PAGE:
Hillary Clinton Just Beat Bernie Sanders in Nevada's Democratic Caucus

But the uncertainty surrounding the race in its final moments suggests the weakness of her candidacy.


Looks like Nevada isn't feeling the Bern. Hillary Clinton appears to have won the state's Democratic caucus.

With about 70 percent reporting, Clinton has 52.2 percent of the vote, and Bernie Sanders has 47.7 percent. CNN has projected that Clinton will ultimately win the caucus. 

Nevada, a much more demographically diverse state than either Iowa (where Clinton edged out barely ahead of Sanders in a virtual tie) or New Hampshire (where Sanders won decisively), and as a result, the Clinton camp had long considered it a "firewall" state where Clinton was highly likely to win, and in doing so put a stop to any momentum on Sanders' part.

Clinton beat Barack Obama in the Nevada caucus in 2008, and campaign manager Robby Mook, who engineered that victory and a young lieutenant in Clinton's campaign apparatus, was expected to make a similar push this time around.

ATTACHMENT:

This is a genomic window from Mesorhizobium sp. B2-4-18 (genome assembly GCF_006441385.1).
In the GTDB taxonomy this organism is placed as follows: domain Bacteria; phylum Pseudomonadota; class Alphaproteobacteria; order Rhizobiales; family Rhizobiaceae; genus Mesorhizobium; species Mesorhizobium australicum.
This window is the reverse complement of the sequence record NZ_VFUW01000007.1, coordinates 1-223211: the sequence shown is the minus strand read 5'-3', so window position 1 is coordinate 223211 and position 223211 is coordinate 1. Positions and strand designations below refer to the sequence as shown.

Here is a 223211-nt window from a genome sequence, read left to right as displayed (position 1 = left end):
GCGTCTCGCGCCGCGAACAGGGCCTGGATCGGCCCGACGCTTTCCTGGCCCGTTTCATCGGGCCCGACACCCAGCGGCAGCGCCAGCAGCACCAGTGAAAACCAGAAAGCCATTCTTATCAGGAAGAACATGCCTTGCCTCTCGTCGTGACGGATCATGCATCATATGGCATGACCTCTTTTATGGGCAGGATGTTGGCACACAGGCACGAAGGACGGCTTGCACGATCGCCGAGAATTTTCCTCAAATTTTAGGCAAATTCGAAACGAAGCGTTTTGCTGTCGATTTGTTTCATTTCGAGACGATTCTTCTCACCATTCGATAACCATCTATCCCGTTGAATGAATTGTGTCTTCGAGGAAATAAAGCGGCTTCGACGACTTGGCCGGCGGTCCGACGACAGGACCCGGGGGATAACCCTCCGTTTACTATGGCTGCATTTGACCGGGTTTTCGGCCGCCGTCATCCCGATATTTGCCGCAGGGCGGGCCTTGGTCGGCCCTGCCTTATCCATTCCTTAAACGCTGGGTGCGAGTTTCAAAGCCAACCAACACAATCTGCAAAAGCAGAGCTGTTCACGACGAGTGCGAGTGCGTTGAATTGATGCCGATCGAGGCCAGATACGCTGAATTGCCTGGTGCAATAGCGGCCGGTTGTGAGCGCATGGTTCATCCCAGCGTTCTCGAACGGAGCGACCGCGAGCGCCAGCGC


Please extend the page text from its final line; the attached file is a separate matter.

But over the last week or so, it became increasingly unclear whether that firewall would hold, as most indicators suggested that the Democratic race in the state was in a dead heat. 

Overall, the results do little to change the state of the Democratic race. The state's 35 electoral delegates will be split between the two candidates, with Clinton taking home the larger share but not enough to make a lot of difference in the long run. Clinton is still the overall favorite to win the Democratic presidential nomination, though, as Nate Silver suggests, perhaps only narrowly

Clinton's margin of victory here is not as close as in Iowa, where Clinton lost a 30 point lead before squeaking out a victory. This was a test for her campaign, and she passed it.

Yet even still, the anxiety about the race in the final hours is telling. The uncertainty of this victory as the caucus approached suggests not only that her campaign had overestimated the strength of her firewall, but that they may have overestimated the strength of their candidate as well.